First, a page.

Chapter XIII - 47 Home | Index | Previous | Next

When the citizens and others came to know that Kunthi Devi had died as soon as she heard the news of Krishna's departure from the world, they wept even louder; for, the grief at losing Krishna was far greater than the grief at the loss of the Dowager queen. Many behaved as if they had grown suddenly insane; many beat their heads on the walls of their houses; they felt miserable and forlorn.

It was as if petrol was poured on a fire. In the flood of unbearable anguish, born out of the double loss, Dharmaraja was the only calm soul. He consoled the queens; he spoke softly and assuringly to each; he told them that there was no meaning in lamenting the loss of the mother or the departure of the Lord. Each of them had their course according to a predetermined plan. "It only remains for us now to fulfil our destiny through appropriate steps," he said.

Dharmaraja called Arjuna near him and said, "Arjuna! Dear brother! Let us not delay any further: The Funeral rites of mother must be begun immediately; we must have Parikshith crowned emperor; we must leave Hasthinapura this night itself; every moment appears an age to me." Dharmaraja was filled with extreme detachment. But, Arjuna was filled with even more renunciation. He lifted the mother's head from his lap and placed it on the floor. He ordered Nakula and Sahadeva to make preparation for the coronation of Parikshith. He gave instructions to others, ministers, officers etc., on the arrangements that had to be made, in view of the decision of the king and the princes. He was very busy, indeed. Bhima busied himself with the arrangements for the funeral of the mother.

The ministers, citizens, priests, Gurus, were full of wonder, admiration and sadness at the strange developments and incidents in the palace. They were sunk in grief and despair, but they had to keep it all to themselves. They were also affected by a strong wave of detachment. Struck with wonder, they exclaimed, "Ah, His paternal uncle and aunt left the palace all of a sudden; the news of Krishna's departure fell like a thunderbolt on the head already distracted by this calamity; then quite soon, the mother passed away; ere the corpse is removed from where she fell, Dharmaraja is preparing for the coronation! And, the emperor is planning to give up everything - power, riches, status, authority - and to move into the forest with all his brothers! Only these Pandavas can have such steady courage and renunciation. No one else is capable of this boldness."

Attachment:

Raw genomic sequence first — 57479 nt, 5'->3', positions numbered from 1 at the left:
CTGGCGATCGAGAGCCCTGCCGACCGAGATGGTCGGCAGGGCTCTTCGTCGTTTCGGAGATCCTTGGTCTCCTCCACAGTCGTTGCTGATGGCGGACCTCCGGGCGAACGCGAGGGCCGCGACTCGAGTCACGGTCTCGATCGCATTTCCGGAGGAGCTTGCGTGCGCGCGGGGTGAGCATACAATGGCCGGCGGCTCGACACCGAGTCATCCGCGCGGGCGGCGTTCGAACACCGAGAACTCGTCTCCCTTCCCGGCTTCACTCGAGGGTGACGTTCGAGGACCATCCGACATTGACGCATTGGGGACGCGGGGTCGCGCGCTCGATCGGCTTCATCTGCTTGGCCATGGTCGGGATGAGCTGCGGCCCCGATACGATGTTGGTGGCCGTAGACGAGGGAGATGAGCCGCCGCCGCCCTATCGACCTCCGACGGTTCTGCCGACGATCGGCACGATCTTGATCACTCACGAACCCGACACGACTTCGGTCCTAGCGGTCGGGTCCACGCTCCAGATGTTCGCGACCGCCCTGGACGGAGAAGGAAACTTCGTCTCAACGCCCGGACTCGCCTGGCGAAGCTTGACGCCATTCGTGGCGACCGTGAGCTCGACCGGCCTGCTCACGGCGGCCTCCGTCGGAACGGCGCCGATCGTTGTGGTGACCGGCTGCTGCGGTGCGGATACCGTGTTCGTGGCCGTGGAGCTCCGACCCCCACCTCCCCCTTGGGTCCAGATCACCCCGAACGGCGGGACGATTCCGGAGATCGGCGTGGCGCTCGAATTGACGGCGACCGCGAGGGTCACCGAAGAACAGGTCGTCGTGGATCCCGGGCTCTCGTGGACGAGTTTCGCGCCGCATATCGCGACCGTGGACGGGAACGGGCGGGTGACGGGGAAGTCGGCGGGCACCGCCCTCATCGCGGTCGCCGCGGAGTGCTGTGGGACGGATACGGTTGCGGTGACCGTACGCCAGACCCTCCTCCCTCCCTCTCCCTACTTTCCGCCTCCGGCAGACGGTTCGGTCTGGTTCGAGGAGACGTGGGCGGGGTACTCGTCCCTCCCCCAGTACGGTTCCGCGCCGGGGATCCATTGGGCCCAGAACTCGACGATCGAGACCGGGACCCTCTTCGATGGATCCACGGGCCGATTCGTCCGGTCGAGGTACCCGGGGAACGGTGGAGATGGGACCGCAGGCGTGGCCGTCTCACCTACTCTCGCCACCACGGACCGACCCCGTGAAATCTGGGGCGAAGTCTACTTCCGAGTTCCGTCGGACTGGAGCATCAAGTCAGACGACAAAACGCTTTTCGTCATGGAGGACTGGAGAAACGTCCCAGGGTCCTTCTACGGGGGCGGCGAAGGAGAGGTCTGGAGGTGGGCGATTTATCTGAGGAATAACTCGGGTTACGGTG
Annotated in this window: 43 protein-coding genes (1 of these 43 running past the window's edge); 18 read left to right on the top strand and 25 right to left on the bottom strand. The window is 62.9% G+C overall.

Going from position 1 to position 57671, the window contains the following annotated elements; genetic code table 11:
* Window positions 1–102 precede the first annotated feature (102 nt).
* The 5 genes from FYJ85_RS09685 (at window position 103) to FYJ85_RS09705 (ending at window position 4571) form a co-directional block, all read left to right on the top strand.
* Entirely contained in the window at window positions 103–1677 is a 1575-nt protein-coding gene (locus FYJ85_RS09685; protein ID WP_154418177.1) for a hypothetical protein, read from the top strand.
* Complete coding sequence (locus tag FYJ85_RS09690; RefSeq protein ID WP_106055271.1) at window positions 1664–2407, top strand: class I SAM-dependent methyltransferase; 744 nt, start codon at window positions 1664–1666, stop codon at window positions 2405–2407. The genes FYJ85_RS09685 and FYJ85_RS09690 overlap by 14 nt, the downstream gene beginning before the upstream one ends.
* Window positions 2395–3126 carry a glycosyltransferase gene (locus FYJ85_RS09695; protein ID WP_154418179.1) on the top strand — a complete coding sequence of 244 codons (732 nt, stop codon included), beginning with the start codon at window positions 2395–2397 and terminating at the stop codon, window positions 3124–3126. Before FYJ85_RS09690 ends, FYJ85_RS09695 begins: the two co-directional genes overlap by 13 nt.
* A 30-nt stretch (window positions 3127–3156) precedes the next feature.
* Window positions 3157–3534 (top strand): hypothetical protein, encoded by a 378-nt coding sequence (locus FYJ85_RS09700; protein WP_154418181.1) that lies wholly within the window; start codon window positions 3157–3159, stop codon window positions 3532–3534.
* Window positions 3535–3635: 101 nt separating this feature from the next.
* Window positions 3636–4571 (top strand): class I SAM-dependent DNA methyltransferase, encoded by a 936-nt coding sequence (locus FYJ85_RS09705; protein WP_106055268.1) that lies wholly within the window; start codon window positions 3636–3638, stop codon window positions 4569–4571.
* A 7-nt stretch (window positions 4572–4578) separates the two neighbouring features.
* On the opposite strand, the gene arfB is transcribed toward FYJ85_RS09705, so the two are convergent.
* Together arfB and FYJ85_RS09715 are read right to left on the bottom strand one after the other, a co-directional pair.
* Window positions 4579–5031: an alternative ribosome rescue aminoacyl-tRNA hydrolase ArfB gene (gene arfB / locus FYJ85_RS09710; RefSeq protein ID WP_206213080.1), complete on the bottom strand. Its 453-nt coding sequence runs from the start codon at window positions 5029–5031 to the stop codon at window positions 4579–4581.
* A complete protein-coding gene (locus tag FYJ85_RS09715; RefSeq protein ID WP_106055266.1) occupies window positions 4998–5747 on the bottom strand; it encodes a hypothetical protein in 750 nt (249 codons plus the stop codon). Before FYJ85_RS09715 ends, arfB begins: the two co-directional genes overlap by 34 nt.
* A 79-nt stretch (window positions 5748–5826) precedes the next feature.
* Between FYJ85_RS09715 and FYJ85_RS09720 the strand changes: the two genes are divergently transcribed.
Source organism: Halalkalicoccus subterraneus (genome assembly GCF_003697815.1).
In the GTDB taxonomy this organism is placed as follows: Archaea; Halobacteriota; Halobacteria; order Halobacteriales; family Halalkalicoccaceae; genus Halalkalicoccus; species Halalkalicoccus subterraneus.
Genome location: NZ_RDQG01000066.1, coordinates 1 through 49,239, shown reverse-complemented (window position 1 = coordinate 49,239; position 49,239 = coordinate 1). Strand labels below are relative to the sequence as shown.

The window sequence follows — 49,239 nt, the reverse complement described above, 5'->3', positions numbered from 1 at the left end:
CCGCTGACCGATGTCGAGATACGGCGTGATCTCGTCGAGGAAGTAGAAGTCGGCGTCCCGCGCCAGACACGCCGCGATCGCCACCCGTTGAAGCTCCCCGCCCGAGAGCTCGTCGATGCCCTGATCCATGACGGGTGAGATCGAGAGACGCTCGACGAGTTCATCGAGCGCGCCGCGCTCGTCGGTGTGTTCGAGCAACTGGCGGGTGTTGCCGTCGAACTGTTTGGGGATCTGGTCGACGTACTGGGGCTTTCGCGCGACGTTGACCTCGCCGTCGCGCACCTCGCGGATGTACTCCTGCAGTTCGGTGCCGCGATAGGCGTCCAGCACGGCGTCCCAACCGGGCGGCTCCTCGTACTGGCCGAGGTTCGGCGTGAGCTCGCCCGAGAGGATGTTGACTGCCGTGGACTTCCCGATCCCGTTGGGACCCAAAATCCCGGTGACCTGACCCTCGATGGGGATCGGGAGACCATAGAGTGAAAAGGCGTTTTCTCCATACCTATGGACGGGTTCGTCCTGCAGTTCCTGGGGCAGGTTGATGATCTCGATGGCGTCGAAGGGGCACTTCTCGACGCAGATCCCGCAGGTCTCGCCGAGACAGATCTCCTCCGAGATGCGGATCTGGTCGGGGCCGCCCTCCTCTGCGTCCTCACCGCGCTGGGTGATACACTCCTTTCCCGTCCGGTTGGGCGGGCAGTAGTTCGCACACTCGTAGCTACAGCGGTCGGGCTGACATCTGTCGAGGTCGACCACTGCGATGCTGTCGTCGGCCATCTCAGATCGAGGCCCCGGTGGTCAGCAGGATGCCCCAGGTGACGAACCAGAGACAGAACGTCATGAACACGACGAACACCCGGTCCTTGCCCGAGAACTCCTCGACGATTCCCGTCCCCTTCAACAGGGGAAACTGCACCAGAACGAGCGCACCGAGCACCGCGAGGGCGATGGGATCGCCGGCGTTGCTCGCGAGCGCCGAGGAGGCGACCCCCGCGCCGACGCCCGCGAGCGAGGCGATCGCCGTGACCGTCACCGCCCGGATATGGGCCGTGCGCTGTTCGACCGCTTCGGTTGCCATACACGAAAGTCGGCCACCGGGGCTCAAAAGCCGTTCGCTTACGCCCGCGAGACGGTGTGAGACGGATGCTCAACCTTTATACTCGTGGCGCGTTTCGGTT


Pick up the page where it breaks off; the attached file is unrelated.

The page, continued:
Within minutes, the funeral rites were gone through; the Brahmins were called in; Dharmaraja decided to have the coronation ceremony in quite a simple style. The subordinate rulers and tributary kings were not to be invited nor could invitation be given to citizens and kinsmen an Indraprastha.

Of course, a coronation in the Bharatha dynasty, seating a ruler on the sacred lion throne of that line, was usually a grand affair. The date would be fixed months ahead, the auspicious moment chosen with meticulous care; and elaborate preparations on a magnificent scale would follow. But, now, in a matter of minutes, everything was got ready with whatever material was available and whoever was near at hand. Parikshith was given a ceremonial bath, the crown jewels were put on him, and he was brought to the throne by the Brahmins and the ministers. He was placed on the throne and, while Dharmaraja was placing the diamond studded diadem on his head with his own hands, every one in the hall wept in distress. The imperial authority that had to be assumed to the joyous acclamation of the people was imposed on the boy to the accompaniment of groans and sobs.